The color of February is red. Not for Valentine’s Day (though that is so romantic that you thought that). No, the color of February is red… for women’s heart disease.
The first Friday in February — Feb. 6, 2015 — is National Wear Red Day®. National Wear Red Day is part of The Heart Truth national awareness campaign about heart disease and women.
Wear red to work, wear red to school, wear red to the soccer fields and the basketball courts, wear red to the grocery store and the post office. Wear a red shirt, a red sweater, a red tie, even red socks. Organize a group of women at the office to wear red. Go out to lunch with friends of yours and coordinate your red outfits. Wear red everywhere you go and, when people ask why, tell them it is to raise awareness that heart disease is the No. 1 killer of women.
Yes, you read that right. Heart disease is the No. 1 killer of women.
Heart disease is a simple term used to describe several problems related to plaque buildup in the walls of the arteries. As the plaque builds up, the arteries narrow, making it more difficult for blood to flow and creating a risk for heart attack or stroke. Other types of heart disease include heart failure, an irregular heartbeat — or arrhythmia — and heart valve problems.
Heart disease kills 1 out of 3 women each year – in fact, it kills more women than all forms of cancer combined. But it is a largely preventable.
Launched in 2002, National Wear Red Day® is sponsored by the National Heart, Lung, and Blood Institute. National Wear Red Day is part of The Heart Truth, a national public health program for women about heart disease. This awareness-to-action movement was embraced by millions, including the fashion industry, who share the common goal of better heart health for all women. (For more information on The Heart Truth campaign and National Wear Red Day, visit hearttruth.gov.)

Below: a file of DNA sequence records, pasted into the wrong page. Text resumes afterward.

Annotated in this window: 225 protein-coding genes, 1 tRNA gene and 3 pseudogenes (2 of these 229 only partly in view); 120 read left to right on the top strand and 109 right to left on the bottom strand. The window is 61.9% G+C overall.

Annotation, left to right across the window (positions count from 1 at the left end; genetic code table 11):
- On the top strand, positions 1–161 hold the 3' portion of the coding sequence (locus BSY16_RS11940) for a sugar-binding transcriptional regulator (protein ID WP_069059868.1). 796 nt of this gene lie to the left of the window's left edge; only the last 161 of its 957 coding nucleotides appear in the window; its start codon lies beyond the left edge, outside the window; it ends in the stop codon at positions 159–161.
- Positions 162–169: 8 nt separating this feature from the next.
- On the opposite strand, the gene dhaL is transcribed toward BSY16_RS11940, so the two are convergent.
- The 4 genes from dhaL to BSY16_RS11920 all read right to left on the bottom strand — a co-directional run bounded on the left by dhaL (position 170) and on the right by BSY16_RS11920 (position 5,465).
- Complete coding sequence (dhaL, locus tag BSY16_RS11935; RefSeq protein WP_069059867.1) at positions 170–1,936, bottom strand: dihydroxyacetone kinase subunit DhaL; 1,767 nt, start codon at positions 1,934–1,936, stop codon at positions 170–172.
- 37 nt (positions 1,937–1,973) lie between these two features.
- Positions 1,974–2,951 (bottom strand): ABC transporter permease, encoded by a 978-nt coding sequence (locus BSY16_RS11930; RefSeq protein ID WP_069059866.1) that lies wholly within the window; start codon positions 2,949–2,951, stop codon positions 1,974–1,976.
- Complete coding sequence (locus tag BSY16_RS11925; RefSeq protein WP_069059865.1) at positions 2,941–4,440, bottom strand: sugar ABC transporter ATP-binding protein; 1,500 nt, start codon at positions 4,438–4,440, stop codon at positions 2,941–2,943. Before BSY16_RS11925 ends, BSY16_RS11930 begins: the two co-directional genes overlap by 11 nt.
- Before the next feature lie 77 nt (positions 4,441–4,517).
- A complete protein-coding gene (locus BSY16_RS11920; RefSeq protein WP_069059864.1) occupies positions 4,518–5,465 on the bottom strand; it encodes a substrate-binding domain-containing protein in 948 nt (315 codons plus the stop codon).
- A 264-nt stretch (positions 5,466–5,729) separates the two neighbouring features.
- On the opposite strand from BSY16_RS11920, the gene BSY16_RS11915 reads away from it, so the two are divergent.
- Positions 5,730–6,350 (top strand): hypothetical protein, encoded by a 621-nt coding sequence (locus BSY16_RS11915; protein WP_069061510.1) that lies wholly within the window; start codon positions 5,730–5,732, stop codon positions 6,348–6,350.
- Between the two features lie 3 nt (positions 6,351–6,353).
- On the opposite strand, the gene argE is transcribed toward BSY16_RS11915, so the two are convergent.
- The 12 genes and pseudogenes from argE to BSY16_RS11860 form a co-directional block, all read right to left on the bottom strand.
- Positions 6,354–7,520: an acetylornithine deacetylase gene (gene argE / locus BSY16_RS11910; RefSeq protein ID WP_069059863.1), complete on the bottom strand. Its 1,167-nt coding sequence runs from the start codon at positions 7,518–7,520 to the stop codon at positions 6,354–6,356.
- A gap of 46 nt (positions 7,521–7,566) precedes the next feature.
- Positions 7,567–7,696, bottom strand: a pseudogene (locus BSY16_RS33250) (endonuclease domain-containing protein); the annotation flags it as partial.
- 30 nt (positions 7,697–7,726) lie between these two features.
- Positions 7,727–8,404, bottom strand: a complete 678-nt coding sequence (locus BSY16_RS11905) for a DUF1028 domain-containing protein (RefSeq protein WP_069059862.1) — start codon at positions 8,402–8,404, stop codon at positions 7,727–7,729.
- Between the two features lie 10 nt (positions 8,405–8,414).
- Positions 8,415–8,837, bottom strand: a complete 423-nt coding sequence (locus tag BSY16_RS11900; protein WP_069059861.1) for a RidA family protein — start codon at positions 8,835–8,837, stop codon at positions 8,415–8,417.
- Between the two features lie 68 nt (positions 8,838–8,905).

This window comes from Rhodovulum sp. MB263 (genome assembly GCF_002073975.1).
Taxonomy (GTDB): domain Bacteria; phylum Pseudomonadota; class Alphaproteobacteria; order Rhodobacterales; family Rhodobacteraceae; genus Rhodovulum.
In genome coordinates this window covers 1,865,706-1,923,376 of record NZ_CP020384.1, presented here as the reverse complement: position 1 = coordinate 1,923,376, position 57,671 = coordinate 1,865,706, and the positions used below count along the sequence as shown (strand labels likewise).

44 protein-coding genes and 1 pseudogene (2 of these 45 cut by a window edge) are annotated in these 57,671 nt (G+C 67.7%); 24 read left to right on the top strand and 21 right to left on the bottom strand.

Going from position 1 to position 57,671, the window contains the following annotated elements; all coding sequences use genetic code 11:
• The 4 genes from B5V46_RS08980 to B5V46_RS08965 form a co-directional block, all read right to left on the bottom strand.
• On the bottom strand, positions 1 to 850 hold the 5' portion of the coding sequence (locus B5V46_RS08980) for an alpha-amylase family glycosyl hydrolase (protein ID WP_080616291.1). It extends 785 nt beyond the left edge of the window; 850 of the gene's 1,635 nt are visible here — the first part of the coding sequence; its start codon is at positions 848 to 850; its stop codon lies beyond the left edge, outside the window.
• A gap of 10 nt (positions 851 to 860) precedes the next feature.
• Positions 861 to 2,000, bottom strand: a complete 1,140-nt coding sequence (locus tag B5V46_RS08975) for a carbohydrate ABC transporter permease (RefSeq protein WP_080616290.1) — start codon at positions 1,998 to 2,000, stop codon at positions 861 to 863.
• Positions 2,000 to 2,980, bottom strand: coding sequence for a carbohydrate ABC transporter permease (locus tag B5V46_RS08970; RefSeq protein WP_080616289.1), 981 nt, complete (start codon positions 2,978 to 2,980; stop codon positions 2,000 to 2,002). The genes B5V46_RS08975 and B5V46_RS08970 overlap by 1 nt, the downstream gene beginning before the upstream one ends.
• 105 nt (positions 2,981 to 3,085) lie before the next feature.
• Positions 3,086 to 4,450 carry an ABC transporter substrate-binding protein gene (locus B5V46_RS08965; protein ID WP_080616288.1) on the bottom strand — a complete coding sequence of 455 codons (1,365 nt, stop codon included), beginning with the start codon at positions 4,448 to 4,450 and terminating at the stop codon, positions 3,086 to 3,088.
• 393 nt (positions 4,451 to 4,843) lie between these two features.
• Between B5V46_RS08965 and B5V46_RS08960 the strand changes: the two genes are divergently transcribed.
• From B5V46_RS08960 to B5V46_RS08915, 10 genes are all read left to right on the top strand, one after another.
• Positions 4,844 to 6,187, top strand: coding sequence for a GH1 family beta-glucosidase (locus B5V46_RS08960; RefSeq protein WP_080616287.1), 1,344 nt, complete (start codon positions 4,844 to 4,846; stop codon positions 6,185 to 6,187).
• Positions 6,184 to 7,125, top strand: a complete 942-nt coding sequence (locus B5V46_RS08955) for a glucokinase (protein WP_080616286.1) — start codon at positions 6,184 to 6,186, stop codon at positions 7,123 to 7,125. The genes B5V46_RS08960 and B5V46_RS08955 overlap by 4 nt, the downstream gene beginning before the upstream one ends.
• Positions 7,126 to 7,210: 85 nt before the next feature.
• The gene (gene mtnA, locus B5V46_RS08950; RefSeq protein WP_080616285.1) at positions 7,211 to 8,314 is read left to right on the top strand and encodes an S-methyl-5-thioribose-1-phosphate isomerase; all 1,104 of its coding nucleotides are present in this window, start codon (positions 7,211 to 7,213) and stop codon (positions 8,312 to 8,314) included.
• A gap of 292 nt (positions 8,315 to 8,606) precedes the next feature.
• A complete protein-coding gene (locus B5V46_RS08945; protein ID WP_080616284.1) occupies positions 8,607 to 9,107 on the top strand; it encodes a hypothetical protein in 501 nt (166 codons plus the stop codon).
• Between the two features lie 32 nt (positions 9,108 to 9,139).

So, what we are talking about is a disease that is largely preventable if women pay attention to our own health risks. That is why it is called an awareness-to-action movement. We start with widespread awareness of the problem. We add in knowledge of general statistics, risk factors, and warning signals. We apply it to ourselves and other close friends and family. Then we act on it.
Awareness that heart disease is the No. 1 killer of women has nearly doubled in the last 12 years. However, most women still fail to make the connection between heart disease risk factors and their personal risk of developing the disease. We are in the “action” phase of that awareness-to-action movement.
Every week in February, I will be writing about heart health. We are starting with awareness of the problem. We will add in some knowledge, learn how to apply it to ourselves, and then seek out ways to act on it.
I hope you will join me is making red the color of February. Let’s Go Red for Women all month long. And let’s start with Feb. 6 — I hope to see a wave of red in Newton County on Friday!
Hosanna Fletcher has lived in Newton County since 2005. With a Masters in Public Health and another in Sociology, she has worked on a variety of community development projects, led training sessions for Lay Health Advisors, conducted and evaluated health risk assessments, and designed and implemented employee wellness programs. Hosanna and her husband Kevin, a Newton County native, have been married for 15 years this October. They have two children — Miranda, 11, and Thomas, 3.